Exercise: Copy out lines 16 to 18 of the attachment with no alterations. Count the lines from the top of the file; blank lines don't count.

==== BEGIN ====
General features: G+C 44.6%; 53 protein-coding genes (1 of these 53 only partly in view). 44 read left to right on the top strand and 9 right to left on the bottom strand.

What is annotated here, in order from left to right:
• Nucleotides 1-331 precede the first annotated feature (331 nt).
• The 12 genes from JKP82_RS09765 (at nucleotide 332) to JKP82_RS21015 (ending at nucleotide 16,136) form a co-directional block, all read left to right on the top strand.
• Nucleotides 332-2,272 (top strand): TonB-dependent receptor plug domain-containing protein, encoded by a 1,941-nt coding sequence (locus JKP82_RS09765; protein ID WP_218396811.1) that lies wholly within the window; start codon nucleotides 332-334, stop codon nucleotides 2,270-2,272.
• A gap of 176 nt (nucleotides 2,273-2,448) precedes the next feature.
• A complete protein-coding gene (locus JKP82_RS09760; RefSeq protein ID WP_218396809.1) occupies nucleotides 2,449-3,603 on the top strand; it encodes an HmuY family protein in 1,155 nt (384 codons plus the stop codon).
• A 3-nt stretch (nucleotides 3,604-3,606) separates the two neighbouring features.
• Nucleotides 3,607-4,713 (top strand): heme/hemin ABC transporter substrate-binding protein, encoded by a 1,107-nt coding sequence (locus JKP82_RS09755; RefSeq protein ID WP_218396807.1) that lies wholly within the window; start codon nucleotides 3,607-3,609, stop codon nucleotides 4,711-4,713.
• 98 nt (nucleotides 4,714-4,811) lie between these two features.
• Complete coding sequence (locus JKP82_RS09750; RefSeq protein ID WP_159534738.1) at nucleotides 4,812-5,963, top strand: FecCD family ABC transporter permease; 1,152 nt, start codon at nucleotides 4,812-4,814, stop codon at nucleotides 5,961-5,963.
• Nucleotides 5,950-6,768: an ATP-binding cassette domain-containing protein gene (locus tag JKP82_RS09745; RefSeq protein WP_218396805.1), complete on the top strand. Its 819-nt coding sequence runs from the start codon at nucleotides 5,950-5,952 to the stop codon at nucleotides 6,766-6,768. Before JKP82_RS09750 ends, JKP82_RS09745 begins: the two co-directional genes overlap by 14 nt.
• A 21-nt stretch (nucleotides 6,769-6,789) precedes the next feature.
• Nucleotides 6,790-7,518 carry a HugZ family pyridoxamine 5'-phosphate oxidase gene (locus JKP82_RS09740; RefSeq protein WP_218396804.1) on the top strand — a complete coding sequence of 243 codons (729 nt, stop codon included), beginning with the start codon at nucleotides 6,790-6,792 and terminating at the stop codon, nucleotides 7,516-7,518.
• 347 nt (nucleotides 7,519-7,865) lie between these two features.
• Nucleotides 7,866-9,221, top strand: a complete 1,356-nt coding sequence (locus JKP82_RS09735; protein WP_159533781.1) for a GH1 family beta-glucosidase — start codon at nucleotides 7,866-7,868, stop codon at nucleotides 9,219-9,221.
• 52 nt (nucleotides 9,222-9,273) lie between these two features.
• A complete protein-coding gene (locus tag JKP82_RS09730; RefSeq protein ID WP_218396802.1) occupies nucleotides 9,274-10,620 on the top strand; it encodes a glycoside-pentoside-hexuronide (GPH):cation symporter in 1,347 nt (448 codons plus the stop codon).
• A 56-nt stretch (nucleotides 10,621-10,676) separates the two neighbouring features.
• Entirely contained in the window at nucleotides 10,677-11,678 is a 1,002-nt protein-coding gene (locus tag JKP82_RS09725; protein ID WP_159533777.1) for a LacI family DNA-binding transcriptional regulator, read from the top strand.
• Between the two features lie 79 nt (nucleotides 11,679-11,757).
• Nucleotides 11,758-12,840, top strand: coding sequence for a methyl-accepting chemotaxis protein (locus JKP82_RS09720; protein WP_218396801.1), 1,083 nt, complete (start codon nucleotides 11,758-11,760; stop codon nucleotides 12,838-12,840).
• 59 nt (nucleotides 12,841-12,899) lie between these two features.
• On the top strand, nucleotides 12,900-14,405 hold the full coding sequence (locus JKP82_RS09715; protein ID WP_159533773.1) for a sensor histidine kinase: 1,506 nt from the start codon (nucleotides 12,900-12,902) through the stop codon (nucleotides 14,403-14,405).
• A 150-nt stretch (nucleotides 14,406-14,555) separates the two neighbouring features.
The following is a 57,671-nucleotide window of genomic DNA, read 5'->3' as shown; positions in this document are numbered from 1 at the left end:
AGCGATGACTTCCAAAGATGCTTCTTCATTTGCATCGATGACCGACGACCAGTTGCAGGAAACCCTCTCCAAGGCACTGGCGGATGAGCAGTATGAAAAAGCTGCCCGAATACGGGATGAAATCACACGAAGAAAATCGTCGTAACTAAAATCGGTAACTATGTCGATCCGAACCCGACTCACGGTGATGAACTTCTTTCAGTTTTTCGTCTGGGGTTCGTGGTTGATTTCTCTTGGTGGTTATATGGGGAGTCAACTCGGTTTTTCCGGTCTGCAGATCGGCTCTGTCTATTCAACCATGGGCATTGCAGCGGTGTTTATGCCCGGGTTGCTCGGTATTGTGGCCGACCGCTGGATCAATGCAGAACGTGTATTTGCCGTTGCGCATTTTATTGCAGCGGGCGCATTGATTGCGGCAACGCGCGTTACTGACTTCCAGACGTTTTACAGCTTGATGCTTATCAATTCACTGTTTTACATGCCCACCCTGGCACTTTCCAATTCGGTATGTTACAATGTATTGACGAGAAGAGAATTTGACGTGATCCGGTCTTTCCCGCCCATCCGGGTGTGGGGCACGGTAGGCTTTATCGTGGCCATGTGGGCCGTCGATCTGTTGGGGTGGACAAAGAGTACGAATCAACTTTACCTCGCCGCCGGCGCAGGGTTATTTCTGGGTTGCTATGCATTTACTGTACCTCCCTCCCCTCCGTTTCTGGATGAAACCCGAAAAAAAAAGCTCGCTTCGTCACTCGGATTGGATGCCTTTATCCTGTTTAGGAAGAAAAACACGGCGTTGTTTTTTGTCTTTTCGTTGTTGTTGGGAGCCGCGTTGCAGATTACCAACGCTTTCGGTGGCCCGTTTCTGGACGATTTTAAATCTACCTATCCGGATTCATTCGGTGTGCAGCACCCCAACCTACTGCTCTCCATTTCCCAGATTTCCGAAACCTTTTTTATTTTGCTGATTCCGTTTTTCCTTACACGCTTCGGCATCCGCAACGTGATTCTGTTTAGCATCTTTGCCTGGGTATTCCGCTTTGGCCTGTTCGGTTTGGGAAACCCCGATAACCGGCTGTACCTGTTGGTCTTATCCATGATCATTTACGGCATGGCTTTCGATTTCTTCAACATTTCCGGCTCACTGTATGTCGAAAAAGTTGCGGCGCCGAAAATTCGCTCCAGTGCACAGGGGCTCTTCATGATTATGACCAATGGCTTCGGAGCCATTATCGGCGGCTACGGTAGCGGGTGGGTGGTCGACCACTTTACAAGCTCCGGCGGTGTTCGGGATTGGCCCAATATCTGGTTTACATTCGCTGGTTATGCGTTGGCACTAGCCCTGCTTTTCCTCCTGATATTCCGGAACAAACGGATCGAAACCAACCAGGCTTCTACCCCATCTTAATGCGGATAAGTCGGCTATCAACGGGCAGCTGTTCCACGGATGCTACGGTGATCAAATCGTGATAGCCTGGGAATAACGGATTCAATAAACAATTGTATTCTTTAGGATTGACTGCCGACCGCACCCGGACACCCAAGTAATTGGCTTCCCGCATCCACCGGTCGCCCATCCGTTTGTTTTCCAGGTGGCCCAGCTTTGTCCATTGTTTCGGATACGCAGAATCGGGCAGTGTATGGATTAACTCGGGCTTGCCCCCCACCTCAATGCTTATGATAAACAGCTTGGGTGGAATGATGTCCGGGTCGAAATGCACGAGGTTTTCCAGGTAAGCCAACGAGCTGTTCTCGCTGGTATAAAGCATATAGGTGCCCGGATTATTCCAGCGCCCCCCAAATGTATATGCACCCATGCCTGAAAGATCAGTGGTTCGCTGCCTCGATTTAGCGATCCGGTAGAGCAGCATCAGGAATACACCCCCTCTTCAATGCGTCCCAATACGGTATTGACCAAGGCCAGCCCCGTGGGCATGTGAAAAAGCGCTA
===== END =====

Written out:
• Nucleotides 7,866-9,221, top strand: a complete 1,356-nt coding sequence (locus JKP82_RS09735; protein WP_159533781.1) for a GH1 family beta-glucosidase — start codon at nucleotides 7,866-7,868, stop codon at nucleotides 9,219-9,221.
• 52 nt (nucleotides 9,222-9,273) lie between these two features.
• A complete protein-coding gene (locus tag JKP82_RS09730; RefSeq protein ID WP_218396802.1) occupies nucleotides 9,274-10,620 on the top strand; it encodes a glycoside-pentoside-hexuronide (GPH):cation symporter in 1,347 nt (448 codons plus the stop codon).